Throughout my life, I have lost many people close to me. I lost my first friend when I was twelve and the losses just seemed to keep coming after that. In high school I lost two of my best friends. Through these experiences, I learned what it was like to go through traumatic events by myself; I found ways to grieve and move through the situations, each one taking a longer process than the one before. The difference between losing someone in a skiing accident or a car accident as opposed to suicide is this: one was an accident, the other was a choice.
My best friend, who was also my boyfriend of the time committed suicide two months ago today. I never knew that one day could feel like a lifetime until he was gone. Losing him to suicide was not something I was willing to comprehend at first; I didn’t want to believe it actually happened. Losing my friends in high school was a shock and came about so suddenly, but I had never felt the pain of losing someone who meant everything to me. When someone so close to you commits suicide you are left alone. You’re left with unanswered questions, conversations you wish you could have one more time, or even just the overwhelming pain of missing that person. Although suicide may seem to answer that one person’s questions or solve their problems, it leaves loved ones hurting and trying to find answers.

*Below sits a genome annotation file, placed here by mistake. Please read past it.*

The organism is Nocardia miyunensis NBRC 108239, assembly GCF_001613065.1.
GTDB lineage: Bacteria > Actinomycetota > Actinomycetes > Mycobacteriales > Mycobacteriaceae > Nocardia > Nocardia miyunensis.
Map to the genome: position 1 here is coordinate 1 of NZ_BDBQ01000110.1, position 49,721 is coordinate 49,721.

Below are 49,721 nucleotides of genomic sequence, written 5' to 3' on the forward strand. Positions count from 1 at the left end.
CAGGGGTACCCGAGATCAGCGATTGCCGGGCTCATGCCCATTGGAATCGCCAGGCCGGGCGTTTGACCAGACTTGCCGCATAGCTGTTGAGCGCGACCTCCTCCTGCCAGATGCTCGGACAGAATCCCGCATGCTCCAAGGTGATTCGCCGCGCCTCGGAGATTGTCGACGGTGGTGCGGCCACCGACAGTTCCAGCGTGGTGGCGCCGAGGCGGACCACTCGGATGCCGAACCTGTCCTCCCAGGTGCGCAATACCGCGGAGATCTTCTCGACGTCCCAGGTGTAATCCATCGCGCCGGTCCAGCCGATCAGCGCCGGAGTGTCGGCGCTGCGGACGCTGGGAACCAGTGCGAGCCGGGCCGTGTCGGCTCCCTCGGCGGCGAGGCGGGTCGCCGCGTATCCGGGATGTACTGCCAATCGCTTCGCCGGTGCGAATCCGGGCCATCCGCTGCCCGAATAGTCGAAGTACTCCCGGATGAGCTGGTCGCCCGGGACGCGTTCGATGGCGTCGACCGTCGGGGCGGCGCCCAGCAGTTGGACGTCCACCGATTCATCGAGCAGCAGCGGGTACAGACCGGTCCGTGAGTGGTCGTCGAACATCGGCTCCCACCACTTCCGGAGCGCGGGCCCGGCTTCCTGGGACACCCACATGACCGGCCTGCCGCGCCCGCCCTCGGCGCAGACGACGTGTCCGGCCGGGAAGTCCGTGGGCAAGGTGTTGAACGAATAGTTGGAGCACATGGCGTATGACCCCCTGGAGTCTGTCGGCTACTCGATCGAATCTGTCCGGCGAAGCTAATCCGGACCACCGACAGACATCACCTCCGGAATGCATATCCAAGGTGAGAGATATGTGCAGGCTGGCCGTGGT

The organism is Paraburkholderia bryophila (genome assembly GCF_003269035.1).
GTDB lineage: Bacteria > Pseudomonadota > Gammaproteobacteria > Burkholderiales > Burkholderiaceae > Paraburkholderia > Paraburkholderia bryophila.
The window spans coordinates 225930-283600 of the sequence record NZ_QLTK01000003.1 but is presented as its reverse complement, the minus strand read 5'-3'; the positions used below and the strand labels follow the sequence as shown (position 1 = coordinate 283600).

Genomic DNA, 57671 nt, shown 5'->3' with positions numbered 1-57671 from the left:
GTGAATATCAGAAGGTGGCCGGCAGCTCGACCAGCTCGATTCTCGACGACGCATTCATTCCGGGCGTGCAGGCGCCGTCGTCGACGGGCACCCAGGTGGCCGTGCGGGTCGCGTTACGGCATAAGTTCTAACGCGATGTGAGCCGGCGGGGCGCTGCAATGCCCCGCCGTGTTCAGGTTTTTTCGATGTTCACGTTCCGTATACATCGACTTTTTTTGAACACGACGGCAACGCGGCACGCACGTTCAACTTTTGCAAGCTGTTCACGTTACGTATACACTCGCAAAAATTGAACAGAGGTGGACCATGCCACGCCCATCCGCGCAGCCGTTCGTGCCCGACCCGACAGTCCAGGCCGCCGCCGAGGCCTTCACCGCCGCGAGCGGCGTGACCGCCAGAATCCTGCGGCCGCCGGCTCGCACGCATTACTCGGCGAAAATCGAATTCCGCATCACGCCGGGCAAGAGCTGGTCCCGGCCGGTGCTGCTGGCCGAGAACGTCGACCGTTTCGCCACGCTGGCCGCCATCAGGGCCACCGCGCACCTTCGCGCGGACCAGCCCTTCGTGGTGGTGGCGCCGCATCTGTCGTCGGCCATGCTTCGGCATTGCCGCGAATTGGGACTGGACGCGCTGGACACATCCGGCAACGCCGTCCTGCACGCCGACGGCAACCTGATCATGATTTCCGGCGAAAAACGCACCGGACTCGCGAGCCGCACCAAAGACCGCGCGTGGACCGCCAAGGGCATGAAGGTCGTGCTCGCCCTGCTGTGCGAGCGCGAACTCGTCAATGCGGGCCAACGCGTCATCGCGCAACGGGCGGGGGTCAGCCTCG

So here I am, two months to the day. Some days it feels like it’s been years since he’s been gone, and other days I still check my phone waiting for him to call. Each day is a battle that we all have to overcome. If he taught me anything, it’s that I am always stronger than I believe. Everyone is stronger than they believe…you just have to be willing to fight.
World Suicide Prevention Day is coming up on September 10th. I never really believed that I would be an advocate for such a cause, but if I can even help out one person then this has been worth it.
Open up your eyes, look around you, listen to the people who are suffering; offer help.